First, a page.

The Cogswell interchange was built in the 1960’s as part of a plan to build a highway through Downtown Halifax. The City never constructed the highway but the interchange was built, and still stands today. The interchange takes up space that could be better used to physically and socially connect the North End of Halifax with Downtown Halifax. Halifax Regional Council approved a concept plan to demolish the Cogswell interchange in 2014 and by June 5, 2018 Council voted on a 60% design for the Cogswell District Redevelopment.
The Vision for the Cogswell District
HRM is about to embark on a project that will fundamentally change Downtown Halifax for years to come. The Halifax Cycling Coalition, along with 22 other organizations working in Halifax want to see the plans for the redevelopment of the Cogswell Interchange reflect the vision that Halifax Regional Council set out for the project, which includes 7 principles. We do not believe that the 60% design that was approved in June 2018 meets the 7 principles listed here.
- A walkable, transit-oriented neighbourhood
- Re-establishing the grid block structure of downtown
- Reconnection of neighbourhoods
- A mixed-use core
- Active transportation priority
- Well-designed public and private spaces
- A renewable energy district
To learn more about HRM’s plans for Cogswell visit their website here.
Bike Lanes in the Cogswell District
We are particularly concerned with principle 5, to prioritize active transportation. While there are separated bike paths and off-street trails included in the 60% design, the street design is still focused on moving vehicles and trucks quickly through the Cogswell District into and out of Downtown. Hundreds of trucks travel on Hollis and Lower Water Streets daily to move goods from the Port of Halifax in the South End of Halifax. The current plan assumes that all of these trucks will drive through the new Cogswell District. Heavy truck traffic creates noise and reduces the quality of public space in the surrounding area. It is not pleasant to sit on a cafe patio with hundreds of transport trucks driving beside you. The scope of the Cogswell District planning process does not include re-routing truck traffic, but the trucks need to be routed out of our Downtown to create a place where residents and visitors want to spend time. We would like to see the Cogswell redevelopment catalyze a larger conversation about moving truck traffic out of Downtown and we think the success of the redeveloped Cogswell neighbourhood depends on it.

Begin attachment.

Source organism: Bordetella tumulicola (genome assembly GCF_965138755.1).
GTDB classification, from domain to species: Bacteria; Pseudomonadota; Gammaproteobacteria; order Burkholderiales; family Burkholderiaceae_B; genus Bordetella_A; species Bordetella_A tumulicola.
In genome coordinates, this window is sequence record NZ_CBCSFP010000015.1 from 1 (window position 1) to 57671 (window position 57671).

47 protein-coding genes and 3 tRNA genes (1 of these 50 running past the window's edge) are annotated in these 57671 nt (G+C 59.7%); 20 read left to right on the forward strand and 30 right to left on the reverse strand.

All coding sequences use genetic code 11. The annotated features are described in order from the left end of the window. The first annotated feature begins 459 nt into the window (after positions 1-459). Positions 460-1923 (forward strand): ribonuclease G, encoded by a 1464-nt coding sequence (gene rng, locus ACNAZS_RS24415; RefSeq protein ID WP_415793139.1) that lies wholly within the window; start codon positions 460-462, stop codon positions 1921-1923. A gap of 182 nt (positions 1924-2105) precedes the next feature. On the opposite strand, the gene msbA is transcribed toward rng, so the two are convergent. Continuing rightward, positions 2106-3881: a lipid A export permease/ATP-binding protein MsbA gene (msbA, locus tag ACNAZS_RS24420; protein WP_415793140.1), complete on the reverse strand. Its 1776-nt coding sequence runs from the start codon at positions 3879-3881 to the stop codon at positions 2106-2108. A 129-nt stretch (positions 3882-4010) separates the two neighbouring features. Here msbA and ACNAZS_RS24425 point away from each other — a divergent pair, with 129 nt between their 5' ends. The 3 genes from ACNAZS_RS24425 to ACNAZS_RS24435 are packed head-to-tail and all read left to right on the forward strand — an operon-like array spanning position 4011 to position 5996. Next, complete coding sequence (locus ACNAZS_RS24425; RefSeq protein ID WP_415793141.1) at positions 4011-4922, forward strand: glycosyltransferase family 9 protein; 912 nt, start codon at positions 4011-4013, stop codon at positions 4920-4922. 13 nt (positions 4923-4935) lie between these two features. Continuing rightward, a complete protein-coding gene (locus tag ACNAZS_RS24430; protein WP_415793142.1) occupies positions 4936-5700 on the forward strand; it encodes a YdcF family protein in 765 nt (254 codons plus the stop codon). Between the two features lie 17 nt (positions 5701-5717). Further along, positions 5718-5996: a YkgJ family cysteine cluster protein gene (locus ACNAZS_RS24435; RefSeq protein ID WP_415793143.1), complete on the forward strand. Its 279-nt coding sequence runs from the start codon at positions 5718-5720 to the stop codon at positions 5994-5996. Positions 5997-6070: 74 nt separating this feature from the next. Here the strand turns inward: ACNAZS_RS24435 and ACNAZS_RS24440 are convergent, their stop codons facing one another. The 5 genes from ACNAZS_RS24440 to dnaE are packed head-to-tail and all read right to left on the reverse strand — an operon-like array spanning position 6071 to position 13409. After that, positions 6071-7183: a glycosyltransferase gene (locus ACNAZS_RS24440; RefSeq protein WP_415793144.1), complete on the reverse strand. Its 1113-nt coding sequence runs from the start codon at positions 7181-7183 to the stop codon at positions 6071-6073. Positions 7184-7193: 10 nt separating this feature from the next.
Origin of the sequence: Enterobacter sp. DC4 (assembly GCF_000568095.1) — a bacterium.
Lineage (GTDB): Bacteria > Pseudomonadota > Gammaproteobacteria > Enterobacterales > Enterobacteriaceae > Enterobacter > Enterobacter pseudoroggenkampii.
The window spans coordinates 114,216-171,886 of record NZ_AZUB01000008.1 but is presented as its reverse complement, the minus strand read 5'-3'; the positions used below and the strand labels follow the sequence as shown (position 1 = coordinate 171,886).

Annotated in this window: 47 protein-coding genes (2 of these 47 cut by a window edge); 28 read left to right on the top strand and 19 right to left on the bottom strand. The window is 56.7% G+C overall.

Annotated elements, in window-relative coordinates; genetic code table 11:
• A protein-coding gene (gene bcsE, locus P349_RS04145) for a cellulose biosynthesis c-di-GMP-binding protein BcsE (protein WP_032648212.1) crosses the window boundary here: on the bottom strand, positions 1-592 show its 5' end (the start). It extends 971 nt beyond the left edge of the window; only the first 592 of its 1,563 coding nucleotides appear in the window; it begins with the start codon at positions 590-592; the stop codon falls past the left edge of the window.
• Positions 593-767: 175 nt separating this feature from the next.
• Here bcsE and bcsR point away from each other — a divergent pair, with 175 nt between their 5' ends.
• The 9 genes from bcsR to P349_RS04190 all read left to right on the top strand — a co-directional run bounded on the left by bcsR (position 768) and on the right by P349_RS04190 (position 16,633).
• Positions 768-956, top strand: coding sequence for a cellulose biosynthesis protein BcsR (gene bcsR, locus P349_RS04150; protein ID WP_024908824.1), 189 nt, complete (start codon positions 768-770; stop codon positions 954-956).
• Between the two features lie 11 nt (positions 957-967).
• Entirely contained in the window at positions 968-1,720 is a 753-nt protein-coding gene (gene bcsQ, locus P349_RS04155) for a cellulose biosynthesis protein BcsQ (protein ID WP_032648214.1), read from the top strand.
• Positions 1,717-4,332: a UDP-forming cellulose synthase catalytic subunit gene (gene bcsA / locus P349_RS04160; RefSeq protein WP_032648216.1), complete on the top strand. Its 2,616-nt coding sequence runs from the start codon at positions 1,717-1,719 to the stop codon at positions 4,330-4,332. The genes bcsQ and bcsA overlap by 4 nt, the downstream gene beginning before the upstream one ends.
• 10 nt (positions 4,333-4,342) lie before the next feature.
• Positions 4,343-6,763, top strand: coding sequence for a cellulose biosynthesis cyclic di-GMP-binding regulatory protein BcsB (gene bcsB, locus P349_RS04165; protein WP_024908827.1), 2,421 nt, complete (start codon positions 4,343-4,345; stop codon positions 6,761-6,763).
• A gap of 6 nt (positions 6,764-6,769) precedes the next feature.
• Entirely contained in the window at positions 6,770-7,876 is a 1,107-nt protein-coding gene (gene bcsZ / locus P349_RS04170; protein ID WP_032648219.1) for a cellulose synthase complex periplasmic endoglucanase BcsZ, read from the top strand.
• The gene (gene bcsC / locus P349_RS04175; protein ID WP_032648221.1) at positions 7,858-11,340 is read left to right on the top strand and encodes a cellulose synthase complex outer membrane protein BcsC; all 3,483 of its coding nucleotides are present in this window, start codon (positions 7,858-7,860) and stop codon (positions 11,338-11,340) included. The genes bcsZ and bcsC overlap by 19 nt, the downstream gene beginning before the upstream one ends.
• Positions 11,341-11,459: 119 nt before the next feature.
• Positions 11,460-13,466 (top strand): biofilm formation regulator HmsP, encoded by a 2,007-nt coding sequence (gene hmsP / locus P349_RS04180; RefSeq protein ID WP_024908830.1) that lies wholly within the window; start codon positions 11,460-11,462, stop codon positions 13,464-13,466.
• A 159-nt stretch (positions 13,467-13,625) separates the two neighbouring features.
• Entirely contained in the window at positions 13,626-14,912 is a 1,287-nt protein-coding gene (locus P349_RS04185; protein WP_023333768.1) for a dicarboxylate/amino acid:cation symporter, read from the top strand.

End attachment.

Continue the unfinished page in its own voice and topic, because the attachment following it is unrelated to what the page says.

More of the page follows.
We have assessed the proposed bike lanes in the 60% design and there are some opportunities to strengthen the plan for active transportation users. The planned bi-direction bike lane on Upper Water Street does not offer a lot of opportunities to stop and access the buildings on the west side of the street because there are no mid-block crossings and the bike lanes are on the east side of the street. The plan also includes a multi-use trail along Poplar Street, which is not the best type of facility for people walking or biking. People walking and people biking would be able to move more smoothly and safely if there was both a sidewalk and a bike path.
We look forward to working with HRM through a public engagement process to address our concerns, to ensure that the Cogswell District is a well-connected neighbourhood with high-quality bike lanes that make it easy for people of all ages and abilities to travel by bike.
Participate in HRM’s Public Engagement Process
HRM will be conducting a public engagement process in September 2018. You can visit HRM’s project website for updates, and we have listed opportunities for engagement here.
SHCC Family Fun Day
Friday, Aug. 10 from 10 a.m.-1 p.m.
Sackville Heights Community Centre, 45 Connolly Road, Lower Sackville
Musquodoboit Harbour Market
Sunday, Aug. 19 from 9 a.m-12 noon
67 Park Road, Musquodoboit Harbour
Alderney Farmers’ Market
Saturday, Sept. 1 from 8 a.m.-noon
Alderney Landing, 2 Ochterloney Street, Dartmouth
Sunnyside Mall, Centre Court Community Booth
Friday, Sept. 7 from 4-7 p.m.
1595 Bedford Highway, Bedford
Cole Harbour Harvest Festival
Saturday, Sept. 8, from 10 a.m.-1 p.m.
Cole Harbour Place, 51 Forest Hills Parkway, Cole Harbour
North by Night Market
Saturday, Sept. 8 from 7-10 p.m.
Squiggle Park, 2050 Gottingen Street, Halifax
Tantallon Public Library
Sunday, Sept. 9 from 2–5 p.m.
3646 Hammonds Plains Rd, Upper Tantallon
Keshen Goodman Library
Friday, Sept. 14 from 1–4 p.m.
330 Lacewood Drive, Halifax
Spryfield Farmers’ Market
Sunday, Sept. 16 from noon–3 p.m.
322 Herring Cove Road, Halifax
HRM is planning a design charrette from September 24-27. The charrette requires a multi-day commitment by anyone who wants to participate. HRM will be releasing details soon about how to register for the charrette. You can check their website for updates.